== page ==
Kevin O’Leary’s recent musing that he might enter the Conservative Party leadership race has given the chattering classes what we have so desperately been lacking the past few months – something entertaining to talk about.
The bid, of course, would be a non-starter, since O’Leary doesn’t speak French. He claims that would be no problem, since he “understands Quebec” on a visceral level, having been born in Montreal. Of course, people who actually understand Quebec know that there is nothing francophone Quebecers hate more than people who are from Quebec, and yet can’t speak French. People from Saskatchewan at least have an excuse. People from Montreal do not.
In any case, the episode reminded me of a very good question that Tyler Cowen asked a while back (actually, now that I look it up, he was repeating a question asked by Robin Hanson), which is why the upper tiers of the political system in democratic societies (i.e the areas where television is the most important medium) are not simply taken over actors.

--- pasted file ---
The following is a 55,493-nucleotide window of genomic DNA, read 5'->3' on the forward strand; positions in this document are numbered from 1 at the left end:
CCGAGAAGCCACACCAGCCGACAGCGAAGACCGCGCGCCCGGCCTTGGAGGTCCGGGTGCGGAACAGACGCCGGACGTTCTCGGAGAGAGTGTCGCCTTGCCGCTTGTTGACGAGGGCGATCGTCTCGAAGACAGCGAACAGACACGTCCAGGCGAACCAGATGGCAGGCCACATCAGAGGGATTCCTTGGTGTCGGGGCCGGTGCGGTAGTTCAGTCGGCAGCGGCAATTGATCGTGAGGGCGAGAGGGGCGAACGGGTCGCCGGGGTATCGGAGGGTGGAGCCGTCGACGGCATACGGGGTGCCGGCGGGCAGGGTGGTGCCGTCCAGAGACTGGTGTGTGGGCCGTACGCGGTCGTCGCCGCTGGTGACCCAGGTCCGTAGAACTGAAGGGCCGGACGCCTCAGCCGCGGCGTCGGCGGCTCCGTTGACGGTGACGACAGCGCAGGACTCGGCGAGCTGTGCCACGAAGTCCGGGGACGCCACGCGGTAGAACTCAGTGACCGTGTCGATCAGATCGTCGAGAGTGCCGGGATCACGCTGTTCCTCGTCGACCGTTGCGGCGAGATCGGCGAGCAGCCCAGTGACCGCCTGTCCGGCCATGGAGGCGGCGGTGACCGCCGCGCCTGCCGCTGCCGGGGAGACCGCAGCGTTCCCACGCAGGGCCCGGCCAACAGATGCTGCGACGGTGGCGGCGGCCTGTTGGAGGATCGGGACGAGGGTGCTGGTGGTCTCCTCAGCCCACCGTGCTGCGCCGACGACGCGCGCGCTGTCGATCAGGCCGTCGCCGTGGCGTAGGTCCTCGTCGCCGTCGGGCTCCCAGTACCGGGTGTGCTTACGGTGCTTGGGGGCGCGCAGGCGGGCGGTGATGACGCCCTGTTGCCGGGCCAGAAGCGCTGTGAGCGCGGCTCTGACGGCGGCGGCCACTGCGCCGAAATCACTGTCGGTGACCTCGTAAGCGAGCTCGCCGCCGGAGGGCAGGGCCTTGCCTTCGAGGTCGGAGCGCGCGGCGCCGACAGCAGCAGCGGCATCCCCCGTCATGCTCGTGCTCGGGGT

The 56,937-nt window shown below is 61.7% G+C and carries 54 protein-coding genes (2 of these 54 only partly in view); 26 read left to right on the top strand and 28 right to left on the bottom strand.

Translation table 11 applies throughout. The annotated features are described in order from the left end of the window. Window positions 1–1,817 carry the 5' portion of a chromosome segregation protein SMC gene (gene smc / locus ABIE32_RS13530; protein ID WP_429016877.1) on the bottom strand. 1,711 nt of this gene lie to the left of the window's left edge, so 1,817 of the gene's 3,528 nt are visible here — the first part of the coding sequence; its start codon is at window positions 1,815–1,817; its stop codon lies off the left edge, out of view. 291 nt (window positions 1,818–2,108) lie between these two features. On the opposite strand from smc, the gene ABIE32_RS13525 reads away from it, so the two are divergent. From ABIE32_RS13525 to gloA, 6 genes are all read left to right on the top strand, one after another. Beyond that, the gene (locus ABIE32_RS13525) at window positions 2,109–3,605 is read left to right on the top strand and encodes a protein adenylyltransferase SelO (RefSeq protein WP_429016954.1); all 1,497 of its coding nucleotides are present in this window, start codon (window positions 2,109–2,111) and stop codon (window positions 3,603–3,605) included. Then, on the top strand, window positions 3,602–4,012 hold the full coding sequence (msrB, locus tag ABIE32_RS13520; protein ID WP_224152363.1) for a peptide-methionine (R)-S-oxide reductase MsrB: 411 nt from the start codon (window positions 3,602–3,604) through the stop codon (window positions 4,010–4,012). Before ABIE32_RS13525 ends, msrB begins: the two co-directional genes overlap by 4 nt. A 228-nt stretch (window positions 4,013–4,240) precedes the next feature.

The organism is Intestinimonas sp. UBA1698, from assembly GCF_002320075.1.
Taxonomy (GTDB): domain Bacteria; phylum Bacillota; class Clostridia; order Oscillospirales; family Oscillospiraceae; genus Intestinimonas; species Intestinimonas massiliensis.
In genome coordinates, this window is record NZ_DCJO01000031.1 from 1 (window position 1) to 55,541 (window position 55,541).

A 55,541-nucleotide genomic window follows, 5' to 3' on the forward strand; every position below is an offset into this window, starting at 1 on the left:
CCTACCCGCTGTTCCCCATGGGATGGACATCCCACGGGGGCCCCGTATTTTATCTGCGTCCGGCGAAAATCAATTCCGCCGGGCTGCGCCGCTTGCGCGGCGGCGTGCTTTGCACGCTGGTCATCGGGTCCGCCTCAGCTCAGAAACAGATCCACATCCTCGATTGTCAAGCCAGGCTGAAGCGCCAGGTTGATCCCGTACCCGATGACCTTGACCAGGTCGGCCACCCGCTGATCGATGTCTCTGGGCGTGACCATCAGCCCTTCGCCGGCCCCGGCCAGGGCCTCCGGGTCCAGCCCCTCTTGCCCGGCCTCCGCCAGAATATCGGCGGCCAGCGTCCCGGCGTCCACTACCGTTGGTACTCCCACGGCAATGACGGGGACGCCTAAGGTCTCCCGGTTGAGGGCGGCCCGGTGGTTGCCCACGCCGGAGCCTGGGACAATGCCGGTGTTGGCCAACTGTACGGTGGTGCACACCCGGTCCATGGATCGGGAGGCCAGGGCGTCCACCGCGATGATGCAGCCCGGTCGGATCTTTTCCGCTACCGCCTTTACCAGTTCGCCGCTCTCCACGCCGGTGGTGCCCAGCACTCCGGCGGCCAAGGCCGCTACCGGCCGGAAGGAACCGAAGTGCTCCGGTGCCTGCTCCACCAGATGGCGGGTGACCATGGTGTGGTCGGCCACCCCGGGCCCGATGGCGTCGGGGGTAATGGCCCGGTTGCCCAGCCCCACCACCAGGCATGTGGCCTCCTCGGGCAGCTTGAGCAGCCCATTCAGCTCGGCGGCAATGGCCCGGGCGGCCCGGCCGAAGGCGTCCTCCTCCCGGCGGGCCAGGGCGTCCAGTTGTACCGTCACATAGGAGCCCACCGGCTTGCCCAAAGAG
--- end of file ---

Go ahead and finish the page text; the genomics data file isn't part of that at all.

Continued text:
The question struck me because, on the one hand, it is the sort of question that people who work in democratic theory almost never pose. This is particularly true among those who are committed to some type of “deliberative” conception of democracy. The whole question of how such a political system should deal with people who are faking, or trolling, does not arise. Political theorists spend their evenings lamenting the sad spectacle of democratic politics as it is practiced, then go back to work in the morning and write sentence like the following: “The reasons that deliberative democracy asks citizens and their representatives to give should appeal to principles that individuals who are trying to find fair terms of cooperation cannot reasonably reject.” The question “what if they don’t?” very seldom arises (or to the extent that it does, seldom generates an answer more helpful than “well they should…”).